"The air is clean, there is great healthcare, clean food, great hiking trails, and the living is easy," says Anna Laurita of her home on Mexico's Pacific coast. Anna and her husband, David Hite, visited Puerto Vallarta, on the sandy shores of the Bay of Banderas, more than 20 years ago.
You’re walking down narrow cobblestoned lanes barely wide enough for a car, strolling past centuries-old homes. Bougainvillea vines, with brilliant pink flowers, cascade down over bright white walls.
I was in line for a rental car at Cancun airport—it was a franchise of one of the big-name companies from the U.S. I watched the couple before me walk to the counter clutching their printed out reservation.
You look out from your terrace over a vast tropical garden. You’re surrounded by heliconias and bromeliads in shades of vivid red, bright yellow, orange, and combinations in between, along with orchid blooms. Banana and mango trees are heavy with fruit.
“I have lived in and visited many wonderful places in my life. But only two that were magical to me, where I felt an immediate feeling that I belonged there,” says expat Paula Nunes. “San Francisco in the late ‘60s. And San Miguel de Allende in 2012.”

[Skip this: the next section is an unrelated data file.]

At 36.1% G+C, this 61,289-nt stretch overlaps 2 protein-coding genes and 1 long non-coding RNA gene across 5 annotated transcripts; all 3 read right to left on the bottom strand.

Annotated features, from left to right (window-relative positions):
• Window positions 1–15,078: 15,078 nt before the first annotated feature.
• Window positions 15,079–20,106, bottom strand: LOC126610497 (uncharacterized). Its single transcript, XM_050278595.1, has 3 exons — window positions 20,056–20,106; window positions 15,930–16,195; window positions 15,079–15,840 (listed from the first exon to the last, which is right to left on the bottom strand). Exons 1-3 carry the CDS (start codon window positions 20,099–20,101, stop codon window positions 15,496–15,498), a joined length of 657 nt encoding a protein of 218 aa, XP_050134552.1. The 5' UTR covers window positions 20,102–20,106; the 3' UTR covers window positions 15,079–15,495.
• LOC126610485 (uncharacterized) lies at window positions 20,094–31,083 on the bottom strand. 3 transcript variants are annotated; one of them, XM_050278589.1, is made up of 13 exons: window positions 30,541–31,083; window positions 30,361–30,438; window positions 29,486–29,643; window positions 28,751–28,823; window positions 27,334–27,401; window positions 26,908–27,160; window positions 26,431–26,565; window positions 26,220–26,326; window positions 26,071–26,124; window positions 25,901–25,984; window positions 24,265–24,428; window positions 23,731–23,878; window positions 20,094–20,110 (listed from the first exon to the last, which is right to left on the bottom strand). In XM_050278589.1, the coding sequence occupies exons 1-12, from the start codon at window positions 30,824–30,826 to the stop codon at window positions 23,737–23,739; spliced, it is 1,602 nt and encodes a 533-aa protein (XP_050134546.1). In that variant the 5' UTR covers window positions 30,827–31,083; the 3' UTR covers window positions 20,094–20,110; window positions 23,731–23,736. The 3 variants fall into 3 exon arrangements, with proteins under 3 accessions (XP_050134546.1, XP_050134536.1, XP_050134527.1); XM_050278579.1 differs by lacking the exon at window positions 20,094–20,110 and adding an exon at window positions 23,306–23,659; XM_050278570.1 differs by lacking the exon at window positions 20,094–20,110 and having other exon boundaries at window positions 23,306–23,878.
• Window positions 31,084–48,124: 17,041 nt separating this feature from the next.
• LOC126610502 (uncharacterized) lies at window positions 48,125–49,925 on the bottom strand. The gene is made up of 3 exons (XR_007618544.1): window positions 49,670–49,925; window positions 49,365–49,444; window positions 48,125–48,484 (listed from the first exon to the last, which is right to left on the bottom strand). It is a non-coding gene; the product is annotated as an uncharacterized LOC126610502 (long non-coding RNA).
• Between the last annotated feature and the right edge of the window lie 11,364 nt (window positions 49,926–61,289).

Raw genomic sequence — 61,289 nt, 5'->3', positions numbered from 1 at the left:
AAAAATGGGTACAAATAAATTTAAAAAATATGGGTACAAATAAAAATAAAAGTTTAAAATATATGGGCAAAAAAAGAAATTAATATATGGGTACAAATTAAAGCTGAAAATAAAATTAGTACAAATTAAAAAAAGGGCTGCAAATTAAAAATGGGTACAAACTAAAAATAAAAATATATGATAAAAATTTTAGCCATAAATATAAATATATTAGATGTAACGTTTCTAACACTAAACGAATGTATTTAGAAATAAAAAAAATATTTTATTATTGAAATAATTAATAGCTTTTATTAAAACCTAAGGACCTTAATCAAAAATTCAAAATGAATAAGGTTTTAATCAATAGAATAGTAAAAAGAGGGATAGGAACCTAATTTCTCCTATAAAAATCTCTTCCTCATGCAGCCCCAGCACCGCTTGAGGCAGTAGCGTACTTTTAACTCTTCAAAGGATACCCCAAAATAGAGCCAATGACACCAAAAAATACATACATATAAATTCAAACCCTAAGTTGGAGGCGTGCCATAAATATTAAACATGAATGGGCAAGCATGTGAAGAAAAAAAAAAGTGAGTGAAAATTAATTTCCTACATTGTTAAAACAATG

Scot and Vicki Lyall like to joke that “we went downtown to buy a bottle of liquor and bought a condo.” It’s not far from the truth. The couple had been coming to the town of Playa del Carmen, on Mexico’s Riviera Maya, for years for vacations.
Thanks to its popularity as a beach vacation destination, Mexico is perhaps best known to most North Americans for its resort towns like Puerto Vallarta and Cancún.
Mexico’s Riviera Maya is a much-loved tourist destination. Hotspots like Cancún—with its all-inclusive resorts, shopping, and nightlife—and the chic and sophisticated Playa del Carmen to the south, are popular with visitors from around the world.
Set in Central Mexico, the Colonial Highlands region has been drawing retirees and other expats for decades. One town in particular has been a favorite, San Miguel de Allende, which is about four hour’s drive northwest of Mexico City.
High in the Peruvian Andes, life is lived much as it has been for centuries. Locals farm corn, potatoes, and other crops. The indigenous tongue, Quechua, is the first language for most of the locals, who are descendants of the Incas and fiercely proud of that heritage.